The assault on a rebel hide-out in northern Afghanistan follows a string of recent raids on militant leaders that aim to demoralise the insurgency and sever contacts between rebel groups.
Taliban commander captured, six insurgents killed, says Nato
KABUL // A Taliban commander was captured and six insurgents killed in a raid on a rebel hide-out in northern Afghanistan, Nato said today. The assault in the northern province of Takhar follows a string of recent raids on militant leaders that aim to demoralise the insurgency and sever contacts between rebel groups. A joint Afghan and Nato force was fired on as it approached a compound yesterday where the Taliban commander was hiding, Nato said. The force returned fire with the backing of coalition aircraft.
The compound was then evacuated and the commander and one of his assistants detained, it said. Meanwhile a suicide bomber perched on the back of a motorcycle killed five Afghan policemen and one civilian in the increasingly violent northern province of Kunduz today. Five other people were injured in the midday attack in the provincial capital, also called Kunduz, said the provincial police chief, Abdul-Razaq Yaqoubi. Nato says an airstrike in the province on Thursday killed about a dozen insurgents, but President Hamid Karzai and other Afghans said the victims were campaign workers seeking votes ahead of this month's parliamentary elections.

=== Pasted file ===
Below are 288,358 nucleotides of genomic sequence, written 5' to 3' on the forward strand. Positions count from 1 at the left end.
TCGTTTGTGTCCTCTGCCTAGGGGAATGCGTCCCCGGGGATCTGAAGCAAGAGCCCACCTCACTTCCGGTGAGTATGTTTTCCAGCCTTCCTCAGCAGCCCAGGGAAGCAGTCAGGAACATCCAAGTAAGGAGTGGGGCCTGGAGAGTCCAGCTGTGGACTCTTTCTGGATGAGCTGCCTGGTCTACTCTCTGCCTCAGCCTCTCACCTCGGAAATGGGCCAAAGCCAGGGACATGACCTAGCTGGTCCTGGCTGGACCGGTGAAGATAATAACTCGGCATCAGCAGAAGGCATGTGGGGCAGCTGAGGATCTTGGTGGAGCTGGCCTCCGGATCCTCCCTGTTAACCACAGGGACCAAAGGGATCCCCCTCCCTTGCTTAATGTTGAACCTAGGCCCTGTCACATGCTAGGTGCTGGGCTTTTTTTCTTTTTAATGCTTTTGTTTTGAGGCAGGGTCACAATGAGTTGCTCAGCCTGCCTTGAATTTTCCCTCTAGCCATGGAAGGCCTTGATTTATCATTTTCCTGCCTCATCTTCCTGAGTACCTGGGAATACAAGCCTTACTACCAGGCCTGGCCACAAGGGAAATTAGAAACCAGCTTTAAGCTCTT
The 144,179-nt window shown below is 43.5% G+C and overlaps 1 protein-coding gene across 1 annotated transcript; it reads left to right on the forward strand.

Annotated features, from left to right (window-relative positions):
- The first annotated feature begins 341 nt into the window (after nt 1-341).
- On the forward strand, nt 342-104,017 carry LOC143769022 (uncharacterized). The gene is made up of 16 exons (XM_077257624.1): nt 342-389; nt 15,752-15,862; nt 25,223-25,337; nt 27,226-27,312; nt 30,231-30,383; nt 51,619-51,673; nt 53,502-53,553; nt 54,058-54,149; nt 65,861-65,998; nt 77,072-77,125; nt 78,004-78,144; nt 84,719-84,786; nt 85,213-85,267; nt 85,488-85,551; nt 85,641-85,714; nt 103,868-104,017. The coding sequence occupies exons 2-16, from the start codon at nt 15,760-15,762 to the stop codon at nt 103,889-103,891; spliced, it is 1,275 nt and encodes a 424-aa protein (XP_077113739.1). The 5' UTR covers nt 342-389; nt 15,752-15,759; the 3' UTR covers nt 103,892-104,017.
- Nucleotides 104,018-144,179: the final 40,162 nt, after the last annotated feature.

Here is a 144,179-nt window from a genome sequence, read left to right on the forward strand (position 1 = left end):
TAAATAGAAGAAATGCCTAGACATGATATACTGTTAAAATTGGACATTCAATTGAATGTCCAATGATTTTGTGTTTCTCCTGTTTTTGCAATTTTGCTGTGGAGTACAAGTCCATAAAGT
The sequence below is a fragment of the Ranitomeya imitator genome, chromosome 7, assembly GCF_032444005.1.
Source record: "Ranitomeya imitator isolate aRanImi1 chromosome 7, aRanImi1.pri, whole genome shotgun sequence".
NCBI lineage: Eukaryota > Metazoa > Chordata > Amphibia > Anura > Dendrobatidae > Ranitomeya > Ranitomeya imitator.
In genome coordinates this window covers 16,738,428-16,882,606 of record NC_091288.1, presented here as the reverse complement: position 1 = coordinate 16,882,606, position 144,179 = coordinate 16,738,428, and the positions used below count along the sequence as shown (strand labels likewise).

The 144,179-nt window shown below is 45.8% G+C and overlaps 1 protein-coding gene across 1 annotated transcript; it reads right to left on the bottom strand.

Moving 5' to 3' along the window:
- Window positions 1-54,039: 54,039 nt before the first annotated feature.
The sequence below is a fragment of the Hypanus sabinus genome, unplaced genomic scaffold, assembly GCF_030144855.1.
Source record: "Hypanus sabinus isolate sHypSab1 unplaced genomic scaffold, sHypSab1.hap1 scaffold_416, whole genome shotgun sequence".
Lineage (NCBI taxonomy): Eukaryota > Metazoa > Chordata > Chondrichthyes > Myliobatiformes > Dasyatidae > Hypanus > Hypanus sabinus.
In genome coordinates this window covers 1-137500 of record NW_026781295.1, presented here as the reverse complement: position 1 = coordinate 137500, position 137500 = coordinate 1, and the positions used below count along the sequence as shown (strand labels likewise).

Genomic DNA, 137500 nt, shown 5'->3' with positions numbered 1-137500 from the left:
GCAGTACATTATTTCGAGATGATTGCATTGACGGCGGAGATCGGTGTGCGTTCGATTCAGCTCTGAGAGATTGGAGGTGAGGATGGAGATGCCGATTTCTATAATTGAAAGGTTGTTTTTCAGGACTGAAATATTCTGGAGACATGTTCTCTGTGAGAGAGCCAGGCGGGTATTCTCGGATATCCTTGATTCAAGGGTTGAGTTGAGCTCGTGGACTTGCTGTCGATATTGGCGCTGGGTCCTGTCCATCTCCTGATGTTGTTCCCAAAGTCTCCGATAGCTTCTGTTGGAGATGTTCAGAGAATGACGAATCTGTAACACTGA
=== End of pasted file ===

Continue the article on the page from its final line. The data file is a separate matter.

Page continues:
Farther south in Kandahar province, where much of the current fighting is focused, a Taliban commander in the provincial capital and six associates were detained in a raid on Thursday, Nato said. Other Taliban leaders in rural Kandahar and the southern provinces of Paktiya and Helmand were also captured, it said. Separately, Helmand's provincial government reported at least 12 insurgents were killed in fighting and air raids in the province on Thursday.
So far, the election campaign has been disrupted by periodic violence, with at least three candidates and five campaign workers killed in attacks. Along with the Taliban, rival candidates are also believed to be involved in some of the violence and intimidation. Yesterday the US defence secretary, Robert Gates, toured US bases and met troops in Kandahar, saying he saw and heard evidence that the counterinsurgency strategy is taking hold in the Taliban's spiritual heartland.
Such progress is crucial before the US assessment of its Afghanistan strategy in December that could determine the direction of future efforts. President Barack Obama has pledged to begin pulling out at least some troops, starting next July. * AP